Friends, it has been one of those days. I usually work a week in advance, but not today (Tuesday). I’m linking up with Jen at Finding Heaven today for the Soli Deo Gloria Sisterhood and re-using this post because 1) the tired in my bones has rendered me brain-dead and 2) I want to spread the word about the “Hands and Feet Project” to more people.
A few nights ago, I sprinted out the door when two of my friends invited me to dinner.
My husband was home. He encouraged me to go. He didn’t have to tell me twice – the two sitters I often rely upon had both been gone since before Christmas. I needed to be free for a bit.
On the way to the restaurant, I turned on “The Message” and they were featuring Christian music group Audio Adrenaline. They have “rebranded” themselves and are now singing under the name “Know Hope Collective.”
The song was entitled “Build Us Back” and it features both the Know Hope Collective and the Haitian Children’s Choir.
I was in tears.
In 2004, the band (Audio Adrenaline) started an organization entitled “The Hands and Feet Project” whose mission is “to raise a generation of orphans who will grow into men and women who will have a relationship with Christ and be leaders in their communities” in Jacmel, Haiti.
And then, of course, January 12, 2009. Haiti was devastated.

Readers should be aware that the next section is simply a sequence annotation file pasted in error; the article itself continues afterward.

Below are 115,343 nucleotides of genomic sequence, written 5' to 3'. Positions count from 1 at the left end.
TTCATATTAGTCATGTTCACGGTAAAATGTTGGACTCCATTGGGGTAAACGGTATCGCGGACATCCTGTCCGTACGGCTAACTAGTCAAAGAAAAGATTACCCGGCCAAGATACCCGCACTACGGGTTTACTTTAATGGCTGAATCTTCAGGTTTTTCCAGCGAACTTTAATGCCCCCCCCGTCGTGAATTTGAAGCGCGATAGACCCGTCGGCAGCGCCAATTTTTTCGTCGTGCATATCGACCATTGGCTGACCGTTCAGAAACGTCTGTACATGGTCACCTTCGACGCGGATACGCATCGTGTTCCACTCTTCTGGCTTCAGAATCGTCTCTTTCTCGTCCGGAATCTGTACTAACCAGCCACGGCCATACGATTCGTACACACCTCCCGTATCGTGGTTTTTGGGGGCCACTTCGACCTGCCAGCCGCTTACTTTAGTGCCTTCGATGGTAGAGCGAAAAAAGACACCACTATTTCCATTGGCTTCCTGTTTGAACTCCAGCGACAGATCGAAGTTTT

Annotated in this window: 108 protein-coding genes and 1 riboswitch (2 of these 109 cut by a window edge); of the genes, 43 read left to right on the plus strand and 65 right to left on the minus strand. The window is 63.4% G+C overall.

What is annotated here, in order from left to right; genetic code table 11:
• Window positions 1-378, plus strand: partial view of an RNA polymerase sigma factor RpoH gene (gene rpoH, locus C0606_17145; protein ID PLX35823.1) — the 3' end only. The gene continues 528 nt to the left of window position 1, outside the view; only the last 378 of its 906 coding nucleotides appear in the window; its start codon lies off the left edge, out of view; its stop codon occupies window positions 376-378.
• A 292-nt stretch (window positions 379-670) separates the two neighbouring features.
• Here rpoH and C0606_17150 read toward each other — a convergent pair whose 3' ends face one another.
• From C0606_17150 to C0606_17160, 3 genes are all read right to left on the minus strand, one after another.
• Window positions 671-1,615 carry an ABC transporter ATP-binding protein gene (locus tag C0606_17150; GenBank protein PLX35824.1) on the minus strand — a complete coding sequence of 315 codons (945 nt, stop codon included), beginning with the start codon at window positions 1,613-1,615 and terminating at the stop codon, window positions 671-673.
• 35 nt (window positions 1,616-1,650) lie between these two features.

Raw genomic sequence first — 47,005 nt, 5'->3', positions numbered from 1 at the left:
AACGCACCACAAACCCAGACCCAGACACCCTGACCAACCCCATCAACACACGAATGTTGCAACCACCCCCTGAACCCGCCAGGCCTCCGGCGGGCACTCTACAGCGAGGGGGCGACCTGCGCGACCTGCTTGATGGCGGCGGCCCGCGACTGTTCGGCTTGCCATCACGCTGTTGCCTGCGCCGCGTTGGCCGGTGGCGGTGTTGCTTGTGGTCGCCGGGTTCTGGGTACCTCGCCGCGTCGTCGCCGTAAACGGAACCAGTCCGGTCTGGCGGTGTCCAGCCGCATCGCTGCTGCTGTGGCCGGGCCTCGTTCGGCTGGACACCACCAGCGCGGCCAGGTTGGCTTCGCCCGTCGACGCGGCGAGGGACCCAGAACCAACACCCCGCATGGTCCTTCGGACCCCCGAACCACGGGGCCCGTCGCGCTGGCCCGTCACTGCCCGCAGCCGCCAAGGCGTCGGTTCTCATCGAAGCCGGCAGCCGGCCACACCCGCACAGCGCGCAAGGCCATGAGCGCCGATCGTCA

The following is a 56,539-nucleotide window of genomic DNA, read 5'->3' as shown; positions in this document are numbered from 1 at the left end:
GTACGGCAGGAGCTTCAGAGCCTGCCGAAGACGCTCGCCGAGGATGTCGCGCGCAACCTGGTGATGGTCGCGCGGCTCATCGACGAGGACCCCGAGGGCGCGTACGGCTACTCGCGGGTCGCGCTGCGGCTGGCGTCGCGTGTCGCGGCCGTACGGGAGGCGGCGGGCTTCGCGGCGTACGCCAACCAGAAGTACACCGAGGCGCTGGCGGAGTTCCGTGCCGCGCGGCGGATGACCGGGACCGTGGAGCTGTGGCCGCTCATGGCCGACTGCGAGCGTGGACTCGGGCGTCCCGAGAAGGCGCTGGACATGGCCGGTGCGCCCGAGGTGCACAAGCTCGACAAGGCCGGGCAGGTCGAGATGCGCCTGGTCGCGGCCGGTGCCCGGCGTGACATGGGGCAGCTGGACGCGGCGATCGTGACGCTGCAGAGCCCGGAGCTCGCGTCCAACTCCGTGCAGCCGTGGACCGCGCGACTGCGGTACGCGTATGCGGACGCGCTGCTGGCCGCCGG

“Build Us Back” is a song of redemption, about how disaster strikes in our world and horrible things happen and yet.
He builds us back.
We are a new creation.
His grace is enough.
His marcies are anew each day.
As I listened to the gorgeous voice of a young Haitian boy ending the song, it struck me that He really does build us back – physically, spiritually, mentally.
He reconstructed me ten years ago. He built me back. I am a new creation. His grace is still enough. I praise Him for his new mercies each day and oh, His redemption. The single most reason I chose to follow.
I know I have posted too many videos as of late but this one is my favorite. It tells a story of Baby Mackeson, a sweet little boy born the week of the earthquake in Haiti to an HIV positive mother. When his mother approached relief workers with her little bundle, he was severely malnourished – hanging on by a thread.
He received medical care and then it was discovered he was HIV positive as well. But there’s more. It has a beautifully happy ending.
On this Multitude Monday, my list of 1,000 things continues with just one that is resounding:
271. You build us back.